Photographer Unknown To Me
The purpose of this article is not to get all weepy and sloppy or down and negative but rather to encourage people to understand that they have been presented a gift and with each new day they will be presented another gift called ‘TIME’. It will last exactly 24 hours and not any longer. And it is an finite resource meaning that we only have so many ‘new’ days to receive it before it no longer graces us. Each day that goes by is a day we will never experience again. Some will be gifted with 30 years some will have, perhaps, 80 years to share and experience our humanity. There is no way, really, of knowing who will get what or for how long and there is no chance of creating more time. One of the great tragedies in human development is that young people, meaning little ones to those in their mid to late 30’s, don’t understand the importance and the value of ‘time’. This fact helps explain why some people try to relive their 20’s–they just refuse to grow up. We even have a name for this time frame–we call it ‘our mid-life crisis’.
Time is the ultimate gift and yet few give it much thought. We get so caught up with facing the world with all its complexities that we offer little thought about how each day will never come again and that we need to live life to its fullest every day doing what we enjoy doing. Most of us just assume that the next day will continue to appear-forever. They are wrong.
I remember when I was a little guy and I would look at my parents and my grand parents and say or think:’I will never be as old as my parents and certainly not as old as my grand parents. 40 was old and such a long ways away. Younger kids are often heard to say they can’t wait to get older so that they could do ‘older things’ like drive a car or go to the pub to drink and party. However, the older we get the more important time becomes and the faster it goes by. There is an inner sense that makes us aware that ‘time’ is growing shorter. There is just no way to slow down the passing of time. There is a panic of sorts that sets in and an urgency to do as much as you can before you can’t. When nearing retirement what near senior hasn’t said if only they could have known at 40 what they know now how different their life would have been. Some lessons are only taught by time and this is one of them.
So how can we manage our time differently. To assume that ‘we will have plenty of time afterward’–when we retire that is– is playing a fools game. What has to happen for us to get more from the time we have been given? One thing we can do is downsize–learn to live on less. If we can do this then we can quit working earlier and enjoy more. Many are beginning to do just that. As has been said:’You can’t take it with you’ so why not enjoy the fruits of your labour while you can appreciate the gift of time. I believe this process starts with introspection. We need to start asking ourselves some questions about how we have managed our lives to date and are we doing what we want to be doing or do we feel as though we are just hanging on for our very lives.
I have come to understand that there are two things that will suck the life out of us if we let them and by doing so will they will ‘steal’ our time. One of those is plotting our revenge to demonstrate what? Too many people don’t understand that to hang onto plotting revenge is to allow the ‘other guy’ to win. You are spending time thinking about someone other than yourself and the likelihood is that they don’t even care. The other thing is not allowing ourselves to forgive. That can mean forgiving ourselves for something we have done or something that someone else has done. Forgiveness means that I will no longer allow guilt, shame or anger power over me. I choose to forgive-not for ‘them’ but for me. It helps me to regain my control over my emotional stability. I become free again.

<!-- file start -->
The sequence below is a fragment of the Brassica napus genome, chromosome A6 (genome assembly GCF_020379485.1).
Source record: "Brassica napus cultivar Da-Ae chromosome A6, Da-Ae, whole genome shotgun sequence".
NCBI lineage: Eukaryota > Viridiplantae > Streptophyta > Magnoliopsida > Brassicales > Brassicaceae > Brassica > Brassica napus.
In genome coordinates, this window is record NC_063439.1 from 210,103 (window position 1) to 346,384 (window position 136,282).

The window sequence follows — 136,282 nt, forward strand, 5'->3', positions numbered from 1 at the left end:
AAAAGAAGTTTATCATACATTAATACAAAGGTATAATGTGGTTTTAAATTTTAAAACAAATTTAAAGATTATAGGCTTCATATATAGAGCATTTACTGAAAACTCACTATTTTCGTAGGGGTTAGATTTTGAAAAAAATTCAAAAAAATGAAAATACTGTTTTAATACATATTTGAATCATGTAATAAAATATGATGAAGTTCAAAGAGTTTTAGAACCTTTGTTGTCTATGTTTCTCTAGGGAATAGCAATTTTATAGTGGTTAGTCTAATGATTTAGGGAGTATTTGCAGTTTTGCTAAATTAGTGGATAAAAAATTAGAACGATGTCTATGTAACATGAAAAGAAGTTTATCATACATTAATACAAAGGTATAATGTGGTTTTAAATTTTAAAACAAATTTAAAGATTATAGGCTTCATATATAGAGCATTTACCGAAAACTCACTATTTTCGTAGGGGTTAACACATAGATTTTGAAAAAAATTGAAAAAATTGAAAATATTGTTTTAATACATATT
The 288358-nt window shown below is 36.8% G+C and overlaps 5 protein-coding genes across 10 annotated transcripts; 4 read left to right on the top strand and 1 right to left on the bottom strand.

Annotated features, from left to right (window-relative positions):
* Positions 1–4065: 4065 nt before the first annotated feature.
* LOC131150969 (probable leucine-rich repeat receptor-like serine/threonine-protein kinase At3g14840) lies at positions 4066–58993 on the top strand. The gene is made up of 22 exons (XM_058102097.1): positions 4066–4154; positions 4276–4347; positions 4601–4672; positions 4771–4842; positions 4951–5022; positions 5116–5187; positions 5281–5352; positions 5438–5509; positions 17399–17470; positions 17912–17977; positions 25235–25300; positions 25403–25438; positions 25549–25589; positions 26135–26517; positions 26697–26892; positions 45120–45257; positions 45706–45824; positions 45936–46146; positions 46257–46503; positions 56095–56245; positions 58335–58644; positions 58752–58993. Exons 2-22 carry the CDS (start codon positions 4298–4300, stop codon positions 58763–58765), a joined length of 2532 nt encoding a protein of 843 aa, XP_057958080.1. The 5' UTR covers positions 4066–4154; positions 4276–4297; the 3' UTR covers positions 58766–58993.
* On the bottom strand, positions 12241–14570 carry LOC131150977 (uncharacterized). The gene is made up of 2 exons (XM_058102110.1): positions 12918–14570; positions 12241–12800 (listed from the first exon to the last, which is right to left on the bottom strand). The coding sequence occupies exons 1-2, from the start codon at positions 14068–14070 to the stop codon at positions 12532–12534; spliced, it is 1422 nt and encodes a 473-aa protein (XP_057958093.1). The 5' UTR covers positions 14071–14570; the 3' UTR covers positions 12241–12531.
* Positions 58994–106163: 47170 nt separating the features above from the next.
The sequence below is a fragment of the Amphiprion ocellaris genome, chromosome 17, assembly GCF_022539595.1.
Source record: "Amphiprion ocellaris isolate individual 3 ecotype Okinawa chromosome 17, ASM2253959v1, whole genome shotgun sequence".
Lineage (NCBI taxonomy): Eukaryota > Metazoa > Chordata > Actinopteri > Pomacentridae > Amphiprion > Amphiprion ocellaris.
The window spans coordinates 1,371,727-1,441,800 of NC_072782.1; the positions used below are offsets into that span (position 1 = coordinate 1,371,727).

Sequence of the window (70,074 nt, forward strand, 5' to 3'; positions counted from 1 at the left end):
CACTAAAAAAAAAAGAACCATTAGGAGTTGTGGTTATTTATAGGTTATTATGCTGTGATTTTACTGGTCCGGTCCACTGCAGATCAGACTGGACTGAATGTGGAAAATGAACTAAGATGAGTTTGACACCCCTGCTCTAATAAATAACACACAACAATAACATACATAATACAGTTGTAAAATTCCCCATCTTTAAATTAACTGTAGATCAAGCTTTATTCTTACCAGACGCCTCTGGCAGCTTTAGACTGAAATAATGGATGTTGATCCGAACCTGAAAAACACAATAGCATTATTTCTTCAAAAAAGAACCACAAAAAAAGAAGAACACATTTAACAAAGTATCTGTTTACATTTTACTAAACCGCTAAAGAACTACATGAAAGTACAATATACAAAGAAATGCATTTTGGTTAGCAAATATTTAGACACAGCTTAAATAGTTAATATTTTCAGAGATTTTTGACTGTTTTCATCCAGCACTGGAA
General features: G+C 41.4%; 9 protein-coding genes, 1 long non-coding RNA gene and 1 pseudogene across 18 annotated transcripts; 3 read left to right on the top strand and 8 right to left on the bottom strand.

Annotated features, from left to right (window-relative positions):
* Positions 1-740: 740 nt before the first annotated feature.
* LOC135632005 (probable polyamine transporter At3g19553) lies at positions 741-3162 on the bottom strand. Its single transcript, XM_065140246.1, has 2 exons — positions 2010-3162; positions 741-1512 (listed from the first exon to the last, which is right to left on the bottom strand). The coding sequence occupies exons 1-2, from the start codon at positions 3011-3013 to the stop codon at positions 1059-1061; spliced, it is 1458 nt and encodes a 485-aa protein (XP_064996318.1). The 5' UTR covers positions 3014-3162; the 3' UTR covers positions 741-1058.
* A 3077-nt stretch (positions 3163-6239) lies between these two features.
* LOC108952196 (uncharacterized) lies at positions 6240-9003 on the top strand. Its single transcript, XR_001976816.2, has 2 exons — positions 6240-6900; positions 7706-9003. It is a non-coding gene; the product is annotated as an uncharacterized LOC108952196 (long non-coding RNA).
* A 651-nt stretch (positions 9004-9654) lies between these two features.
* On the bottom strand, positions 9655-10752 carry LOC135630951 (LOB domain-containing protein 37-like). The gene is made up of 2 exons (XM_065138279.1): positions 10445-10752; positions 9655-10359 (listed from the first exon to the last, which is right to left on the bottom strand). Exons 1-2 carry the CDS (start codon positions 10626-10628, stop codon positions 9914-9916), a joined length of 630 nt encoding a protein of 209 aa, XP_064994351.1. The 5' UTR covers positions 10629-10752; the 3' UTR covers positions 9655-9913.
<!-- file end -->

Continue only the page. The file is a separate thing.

Other things to consider:
1. Do I live to work or work to live?
2. Do I (we) really need the secondary income to make ends meet or do we do it so we can have more toys?
3. What is the cost attached to chasing more money especially if more money isn’t necessary to maintain a particular standard of living?
4. Do my or have my relationships with family and children suffered because of my decision to chase more money?
5. Given that money can provide comfort to some degree does it buy me happiness?
6. How much money is enough?
7. If you could retire right now what would you really enjoy doing?
8. If you could go back in time and make some other decisions what would you do/decide differently?
9. What is one thing that you could begin to do now that would provide you with more happiness or contentment?
10.Is it true for you that time is going by much more quickly now that you are getting older? (The older you get the faster it goes)
Too of us many live in the future–the I wish place. In doing so we forget how important it is to live in the present. If you have things you want to do–get them done. Life is to be experienced not endured. It’s a matter of perspective. Are you in charge of your life and if the answer is ‘yes’ then what is stopping you from having or experiencing some of the things that you want to do. If the answer is ‘no’ then what is it you need to do to change that? If you truly believe that you have all the time in the world to do whatever you want to do then you are destined to be very disappointed with the choices you made when your time comes. “Time stops for no man” is a valuable saying. True happiness is directly related to how you choose to spend your time. Spend it wisely.
Anyways, that’s how I see it.
All the best, Jim
Please feel free to comment on this or any other articles in the archives by contacting me at firstname.lastname@example.org OR by commenting on the Wordpreess site at the bottom of the article. Please pass this on if you know of anyone who might benefit–thank you